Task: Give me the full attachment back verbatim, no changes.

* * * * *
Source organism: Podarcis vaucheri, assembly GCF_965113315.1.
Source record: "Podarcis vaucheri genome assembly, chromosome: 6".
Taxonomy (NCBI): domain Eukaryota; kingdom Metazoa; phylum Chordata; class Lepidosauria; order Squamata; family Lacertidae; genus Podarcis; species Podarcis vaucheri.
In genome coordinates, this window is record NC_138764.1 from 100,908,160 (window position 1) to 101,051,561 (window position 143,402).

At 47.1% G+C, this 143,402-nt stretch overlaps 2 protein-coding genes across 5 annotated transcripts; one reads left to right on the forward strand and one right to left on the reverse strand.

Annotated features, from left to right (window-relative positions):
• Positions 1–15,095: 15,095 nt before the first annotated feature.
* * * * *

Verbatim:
Source organism: Podarcis vaucheri, assembly GCF_965113315.1.
Source record: "Podarcis vaucheri genome assembly, chromosome: 6".
Taxonomy (NCBI): domain Eukaryota; kingdom Metazoa; phylum Chordata; class Lepidosauria; order Squamata; family Lacertidae; genus Podarcis; species Podarcis vaucheri.
In genome coordinates, this window is record NC_138764.1 from 100,908,160 (window position 1) to 101,051,561 (window position 143,402).

At 47.1% G+C, this 143,402-nt stretch overlaps 2 protein-coding genes across 5 annotated transcripts; one reads left to right on the forward strand and one right to left on the reverse strand.

Annotated features, from left to right (window-relative positions):
• Positions 1–15,095: 15,095 nt before the first annotated feature.